The Indian Premier League 2020

Entertainment Mollywood 07 Nov 2017 A spiritual revenge ...

A spiritual revenge saga

DECCAN CHRONICLE. | VANDANA MOHANDAS
Published Nov 7, 2017, 12:04 am IST
Updated Nov 7, 2017, 12:04 am IST
The award has boosted his confidence and Sidharth has started working on his next project.
Still from the film.
 Still from the film.

Sidharth Harikumar made Saffron Ash in response to the atrocities against women and believes that women should empower themselves and react to any situation

A year-and-a-half ago, when a Dalit girl was brutally murdered at her home in Perumbavoor, Sidharth Harikumar read about it in shock. Many similar news that followed were an eye-opener for him, that women, educated or not, rich or poor, were unsafe everywhere, from rural to urban areas and even in their homes. He heard many persons opining that rapists and molesters should be murdered; and he felt it was not the right reaction to the attack on women. 

 

He says, “I feel they should speak out and share it with people. Women should empower themselves and react to any situation. Even their revenge should be less violent in nature, like a spiritual revenge.” That was what he discussed in his first short film Saffron Ash — the spiritual revenge of a woman. The 24-year-old himself has handled the story, screenplay and dialogues apart from directing the film, which has on board theatre artistes Aparjitha Ghosh, Bilas Nair and Dr Veena Sahay, all  selected via audition.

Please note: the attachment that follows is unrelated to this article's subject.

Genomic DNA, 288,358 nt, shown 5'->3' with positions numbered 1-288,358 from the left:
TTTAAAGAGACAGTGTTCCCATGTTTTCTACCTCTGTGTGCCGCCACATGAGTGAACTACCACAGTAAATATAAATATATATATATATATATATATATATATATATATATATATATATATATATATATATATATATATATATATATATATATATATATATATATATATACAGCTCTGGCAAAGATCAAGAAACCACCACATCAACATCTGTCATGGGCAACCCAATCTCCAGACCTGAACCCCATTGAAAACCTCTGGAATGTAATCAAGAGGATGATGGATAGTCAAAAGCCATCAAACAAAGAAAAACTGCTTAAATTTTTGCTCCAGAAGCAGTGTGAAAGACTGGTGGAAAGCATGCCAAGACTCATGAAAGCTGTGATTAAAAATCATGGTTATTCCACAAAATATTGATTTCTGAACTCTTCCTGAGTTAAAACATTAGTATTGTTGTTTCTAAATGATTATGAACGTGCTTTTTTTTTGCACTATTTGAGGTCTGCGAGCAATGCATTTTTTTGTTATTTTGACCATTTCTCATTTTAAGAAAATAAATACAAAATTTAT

The 18-minute Hindi short film, entirely shot in Varanasi, was so beautifully made that it earned an Honourable Jury Mention at the just-concluded 6th Delhi Shorts International Film Festival. Sidharth couldn’t be happier, but he is heavy-hearted that his dad C.S. Harikumar, the producer of Saffron Ash, couldn’t get to see his achievements or even the finished work; he passed away during the production. 

Family — dad and mom Keerthi — has been the biggest support for this native of Sasthamangalam, Thiruvananthapuram, when he, after completing his B.Tech, decided to follow his heart and joined a filmmaking course at London. “I wasn’t brought up as a studious child. I have been studying Carnatic music since childhood and was exposed to art and culture. Movies being an amalgamation of all art forms, I naturally became attracted to filmmaking,” he recalls. 

 

The award has boosted his confidence and Sidharth has started working on his next project. “I haven’t decided if it would be a short film or feature film. All I know is that I would make movies on subjects that would touch people and change their thoughts, however minute it is,” he concludes. 

...




ADVERTISEMENT
ADVERTISEMENT
ADVERTISEMENT
ADVERTISEMENT
ADVERTISEMENT